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New Vote Slogans:CAN MPs TRULY USHER IN CHANGE?, by Deepak Thimaya,18 April 2009 Print E-mail

Open Forum

New Delhi, 18 April 2009

New Vote Slogans


By Deepak Thimaya

‘Your vote can make a difference’, ‘Vote for your future’. Many more such slogans carefully worded, attractive sounding and directed to the thinking man’s heart this election are a laudable exercise and must be supported and encouraged. But, what difference will our votes make and what different future is our vote going to ensure us are simple questions most votaries of ‘don’t waste your vote’ campaigns are unable to answer.

Do the elected MPs, whether illiterate, ignorant, Harvard-educated or celebrated, have any role in Parliament, apart from perhaps getting their 10 to 30 minutes due in the entire term of a Lok Sabha? If we are sending intelligent MPs to debate in Parliament, is there actually anything to debate there at all? Recent instances when 17 Bills were passed in less than 12 minutes do not speak ill of Parliament and the MPs but only mirror the current system, where MPs do not have any role in the process of legislation, even if they wanted to.

The most shocking thing about Indian politicians is not about corruption, misuse of power or lack of interest in public good, but a total lack of knowledge of the Indian Constitution, which is the reason and the basis on which they get elected.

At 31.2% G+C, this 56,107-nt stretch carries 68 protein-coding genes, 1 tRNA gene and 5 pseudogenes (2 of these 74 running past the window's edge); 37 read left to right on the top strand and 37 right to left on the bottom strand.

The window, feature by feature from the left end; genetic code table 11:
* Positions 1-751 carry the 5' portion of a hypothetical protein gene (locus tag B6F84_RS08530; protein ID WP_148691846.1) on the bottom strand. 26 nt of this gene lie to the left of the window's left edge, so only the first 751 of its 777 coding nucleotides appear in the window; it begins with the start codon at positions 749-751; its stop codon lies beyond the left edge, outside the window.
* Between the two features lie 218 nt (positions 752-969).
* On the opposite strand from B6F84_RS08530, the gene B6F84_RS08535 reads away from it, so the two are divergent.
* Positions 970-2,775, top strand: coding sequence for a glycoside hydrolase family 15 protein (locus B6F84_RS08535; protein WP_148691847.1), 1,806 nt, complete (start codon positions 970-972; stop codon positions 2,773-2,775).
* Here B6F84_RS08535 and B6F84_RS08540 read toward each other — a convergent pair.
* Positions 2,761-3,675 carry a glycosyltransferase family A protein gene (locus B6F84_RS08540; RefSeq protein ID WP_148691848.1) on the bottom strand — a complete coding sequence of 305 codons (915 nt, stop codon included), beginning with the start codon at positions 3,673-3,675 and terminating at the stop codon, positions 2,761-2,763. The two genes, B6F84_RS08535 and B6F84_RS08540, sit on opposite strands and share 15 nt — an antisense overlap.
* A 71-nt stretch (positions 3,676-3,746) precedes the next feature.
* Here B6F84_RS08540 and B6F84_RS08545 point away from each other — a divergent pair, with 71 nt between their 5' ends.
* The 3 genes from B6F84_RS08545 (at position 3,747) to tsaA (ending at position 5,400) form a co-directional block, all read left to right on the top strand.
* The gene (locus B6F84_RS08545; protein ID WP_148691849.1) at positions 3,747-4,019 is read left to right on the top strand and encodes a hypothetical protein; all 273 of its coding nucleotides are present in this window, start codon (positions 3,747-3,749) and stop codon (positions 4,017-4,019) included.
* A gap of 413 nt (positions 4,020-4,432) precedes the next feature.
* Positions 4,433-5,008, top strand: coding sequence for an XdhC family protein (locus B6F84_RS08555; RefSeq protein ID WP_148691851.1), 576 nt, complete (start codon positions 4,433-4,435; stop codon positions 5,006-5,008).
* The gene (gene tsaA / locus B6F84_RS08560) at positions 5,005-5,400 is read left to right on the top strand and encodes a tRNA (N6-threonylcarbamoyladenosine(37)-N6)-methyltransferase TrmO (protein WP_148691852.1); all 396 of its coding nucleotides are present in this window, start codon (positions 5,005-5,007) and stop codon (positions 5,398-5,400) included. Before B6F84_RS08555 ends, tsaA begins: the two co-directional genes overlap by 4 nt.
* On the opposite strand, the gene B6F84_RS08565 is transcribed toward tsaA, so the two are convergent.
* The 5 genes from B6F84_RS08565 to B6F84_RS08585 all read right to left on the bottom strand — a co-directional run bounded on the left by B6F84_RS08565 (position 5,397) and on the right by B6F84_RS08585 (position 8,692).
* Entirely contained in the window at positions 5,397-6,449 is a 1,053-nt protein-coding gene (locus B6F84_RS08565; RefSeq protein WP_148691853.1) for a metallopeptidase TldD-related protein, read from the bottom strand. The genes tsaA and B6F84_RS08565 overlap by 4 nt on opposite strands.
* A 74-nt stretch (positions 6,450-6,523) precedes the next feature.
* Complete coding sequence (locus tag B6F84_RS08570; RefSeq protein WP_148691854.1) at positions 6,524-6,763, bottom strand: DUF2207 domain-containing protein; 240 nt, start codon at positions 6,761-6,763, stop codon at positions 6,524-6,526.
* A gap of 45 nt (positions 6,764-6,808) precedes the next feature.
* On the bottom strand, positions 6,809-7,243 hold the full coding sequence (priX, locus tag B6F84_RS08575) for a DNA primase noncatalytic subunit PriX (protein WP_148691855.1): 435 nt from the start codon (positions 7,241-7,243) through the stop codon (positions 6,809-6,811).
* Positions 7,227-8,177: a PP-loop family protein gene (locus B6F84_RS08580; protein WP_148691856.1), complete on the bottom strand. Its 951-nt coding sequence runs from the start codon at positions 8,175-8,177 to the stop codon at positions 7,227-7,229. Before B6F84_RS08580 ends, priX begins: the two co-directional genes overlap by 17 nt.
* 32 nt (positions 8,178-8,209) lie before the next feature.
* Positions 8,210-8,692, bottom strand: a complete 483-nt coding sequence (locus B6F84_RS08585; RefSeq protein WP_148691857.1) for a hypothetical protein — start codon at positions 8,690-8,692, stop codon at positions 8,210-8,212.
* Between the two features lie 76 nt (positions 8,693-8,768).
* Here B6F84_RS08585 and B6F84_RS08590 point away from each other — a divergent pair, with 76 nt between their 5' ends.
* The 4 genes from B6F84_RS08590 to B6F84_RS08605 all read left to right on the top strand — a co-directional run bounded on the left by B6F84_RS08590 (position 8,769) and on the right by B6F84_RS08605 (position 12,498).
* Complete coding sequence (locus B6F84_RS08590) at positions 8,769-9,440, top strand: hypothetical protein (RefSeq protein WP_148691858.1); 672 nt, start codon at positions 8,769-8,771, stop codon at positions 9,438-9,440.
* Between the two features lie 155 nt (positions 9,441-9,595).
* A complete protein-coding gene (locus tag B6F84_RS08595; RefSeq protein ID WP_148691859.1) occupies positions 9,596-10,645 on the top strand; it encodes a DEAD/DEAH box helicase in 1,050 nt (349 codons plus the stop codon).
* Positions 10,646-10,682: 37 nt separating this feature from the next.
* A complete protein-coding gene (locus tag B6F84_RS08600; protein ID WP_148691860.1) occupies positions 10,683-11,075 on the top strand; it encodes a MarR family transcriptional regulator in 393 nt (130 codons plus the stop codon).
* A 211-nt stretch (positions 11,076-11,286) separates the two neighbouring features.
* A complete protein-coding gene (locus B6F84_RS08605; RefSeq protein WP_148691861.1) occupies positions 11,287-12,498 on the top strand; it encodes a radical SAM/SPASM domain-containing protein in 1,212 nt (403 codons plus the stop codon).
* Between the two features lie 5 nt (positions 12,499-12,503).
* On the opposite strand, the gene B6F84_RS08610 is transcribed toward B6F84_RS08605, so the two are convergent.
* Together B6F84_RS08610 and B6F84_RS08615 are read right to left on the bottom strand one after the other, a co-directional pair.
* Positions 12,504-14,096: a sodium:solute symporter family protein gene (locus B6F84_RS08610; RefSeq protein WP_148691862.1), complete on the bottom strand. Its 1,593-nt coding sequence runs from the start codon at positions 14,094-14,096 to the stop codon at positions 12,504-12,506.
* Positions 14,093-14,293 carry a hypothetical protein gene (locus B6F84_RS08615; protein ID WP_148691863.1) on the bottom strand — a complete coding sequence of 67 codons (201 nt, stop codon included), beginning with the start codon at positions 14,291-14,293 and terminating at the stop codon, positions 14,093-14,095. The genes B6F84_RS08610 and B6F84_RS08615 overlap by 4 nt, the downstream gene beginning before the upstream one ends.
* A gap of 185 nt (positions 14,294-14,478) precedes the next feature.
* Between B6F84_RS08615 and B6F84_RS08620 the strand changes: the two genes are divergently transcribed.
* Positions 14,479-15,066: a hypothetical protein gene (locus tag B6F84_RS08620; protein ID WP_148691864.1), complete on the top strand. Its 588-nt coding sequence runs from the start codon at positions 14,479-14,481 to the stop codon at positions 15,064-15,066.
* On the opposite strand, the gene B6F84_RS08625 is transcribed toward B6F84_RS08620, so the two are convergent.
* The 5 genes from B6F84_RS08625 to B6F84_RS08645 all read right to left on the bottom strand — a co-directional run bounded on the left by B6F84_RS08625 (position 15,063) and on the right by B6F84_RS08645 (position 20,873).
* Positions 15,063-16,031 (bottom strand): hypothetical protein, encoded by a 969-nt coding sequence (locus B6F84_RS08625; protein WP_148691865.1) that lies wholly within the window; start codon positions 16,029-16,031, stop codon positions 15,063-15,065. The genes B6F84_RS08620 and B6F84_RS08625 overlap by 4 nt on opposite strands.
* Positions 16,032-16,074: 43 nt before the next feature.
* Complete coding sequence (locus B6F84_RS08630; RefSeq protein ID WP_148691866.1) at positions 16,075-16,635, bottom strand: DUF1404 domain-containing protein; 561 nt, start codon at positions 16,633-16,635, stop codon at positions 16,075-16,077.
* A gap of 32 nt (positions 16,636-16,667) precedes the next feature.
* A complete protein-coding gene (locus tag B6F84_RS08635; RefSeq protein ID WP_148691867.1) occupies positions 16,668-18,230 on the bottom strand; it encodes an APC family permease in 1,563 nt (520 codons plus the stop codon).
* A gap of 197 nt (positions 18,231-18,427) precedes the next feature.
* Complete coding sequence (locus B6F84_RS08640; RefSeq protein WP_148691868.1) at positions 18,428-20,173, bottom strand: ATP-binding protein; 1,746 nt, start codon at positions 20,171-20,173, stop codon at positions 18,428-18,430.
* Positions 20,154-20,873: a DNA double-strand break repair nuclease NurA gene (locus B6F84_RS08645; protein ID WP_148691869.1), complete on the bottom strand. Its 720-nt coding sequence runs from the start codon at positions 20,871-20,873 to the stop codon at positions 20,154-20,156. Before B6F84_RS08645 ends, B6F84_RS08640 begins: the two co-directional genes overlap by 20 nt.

The MPs not having executive powers is something not only they and their electorate, but even most journalists don’t know. Expecting too much from an MP is not only ridiculous but undermines the very purpose of electing them. For the desperate need of electing most MPs is that they promise heaven and earth to their voters. However, they end up doing very little and are a butt of ridicule by the both the Press and the public.

Recently, an economist remarked that apart from participating in intra party fora and discussing issues with the executive authorities and perhaps putting political pressure on the Government for sanction of funds, there is very little an MP can do with all his personal capabilities and credentials. At best he can only vote for his party or his Government as the case maybe.

This apart, ten crores is a pittance to be spent on a constituency in five years, with all the cuts and commissions to be paid to execute MPLAD works. Even an MP from the ruling party cannot impress upon the Government to do more for his constituency in a scenario where development and release of funds is based on who needs it the most to keep the government afloat. All thanks to the absence of a single party government or a government of coalition of selfish interests.

Thus, blaming an MP for not representing his constituency efficiently in Parliament or with his Government in the Centre is naive on part of any critic. When asked why an MP should not be candid about his pitiable inability to play his role as the true elected representative, the answer is: ‘Do you think anyone will vote for me if I tell them I have no powers and I actually cannot do anything?’